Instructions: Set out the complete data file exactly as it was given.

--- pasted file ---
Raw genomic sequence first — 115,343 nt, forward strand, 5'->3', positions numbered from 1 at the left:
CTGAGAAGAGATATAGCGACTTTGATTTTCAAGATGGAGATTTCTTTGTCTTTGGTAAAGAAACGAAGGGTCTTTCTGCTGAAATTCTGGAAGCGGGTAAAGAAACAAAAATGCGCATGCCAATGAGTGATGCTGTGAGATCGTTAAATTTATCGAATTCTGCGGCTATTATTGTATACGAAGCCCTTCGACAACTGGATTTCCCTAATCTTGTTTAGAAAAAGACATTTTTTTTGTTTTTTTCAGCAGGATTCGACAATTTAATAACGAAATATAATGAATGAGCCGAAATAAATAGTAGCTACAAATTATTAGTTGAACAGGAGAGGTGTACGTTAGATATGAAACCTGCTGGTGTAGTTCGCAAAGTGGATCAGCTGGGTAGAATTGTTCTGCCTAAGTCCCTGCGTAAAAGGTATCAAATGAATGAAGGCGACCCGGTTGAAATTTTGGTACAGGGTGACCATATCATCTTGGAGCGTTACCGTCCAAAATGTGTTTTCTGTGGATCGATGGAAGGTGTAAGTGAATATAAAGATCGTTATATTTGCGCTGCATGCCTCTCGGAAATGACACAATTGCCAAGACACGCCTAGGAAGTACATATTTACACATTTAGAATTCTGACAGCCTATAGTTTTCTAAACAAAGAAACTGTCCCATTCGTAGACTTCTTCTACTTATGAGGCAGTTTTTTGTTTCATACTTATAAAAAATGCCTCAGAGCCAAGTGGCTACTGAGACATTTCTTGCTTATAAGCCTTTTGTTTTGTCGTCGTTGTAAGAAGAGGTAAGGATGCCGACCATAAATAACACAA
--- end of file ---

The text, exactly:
Raw genomic sequence first — 115,343 nt, forward strand, 5'->3', positions numbered from 1 at the left:
CTGAGAAGAGATATAGCGACTTTGATTTTCAAGATGGAGATTTCTTTGTCTTTGGTAAAGAAACGAAGGGTCTTTCTGCTGAAATTCTGGAAGCGGGTAAAGAAACAAAAATGCGCATGCCAATGAGTGATGCTGTGAGATCGTTAAATTTATCGAATTCTGCGGCTATTATTGTATACGAAGCCCTTCGACAACTGGATTTCCCTAATCTTGTTTAGAAAAAGACATTTTTTTTGTTTTTTTCAGCAGGATTCGACAATTTAATAACGAAATATAATGAATGAGCCGAAATAAATAGTAGCTACAAATTATTAGTTGAACAGGAGAGGTGTACGTTAGATATGAAACCTGCTGGTGTAGTTCGCAAAGTGGATCAGCTGGGTAGAATTGTTCTGCCTAAGTCCCTGCGTAAAAGGTATCAAATGAATGAAGGCGACCCGGTTGAAATTTTGGTACAGGGTGACCATATCATCTTGGAGCGTTACCGTCCAAAATGTGTTTTCTGTGGATCGATGGAAGGTGTAAGTGAATATAAAGATCGTTATATTTGCGCTGCATGCCTCTCGGAAATGACACAATTGCCAAGACACGCCTAGGAAGTACATATTTACACATTTAGAATTCTGACAGCCTATAGTTTTCTAAACAAAGAAACTGTCCCATTCGTAGACTTCTTCTACTTATGAGGCAGTTTTTTGTTTCATACTTATAAAAAATGCCTCAGAGCCAAGTGGCTACTGAGACATTTCTTGCTTATAAGCCTTTTGTTTTGTCGTCGTTGTAAGAAGAGGTAAGGATGCCGACCATAAATAACACAA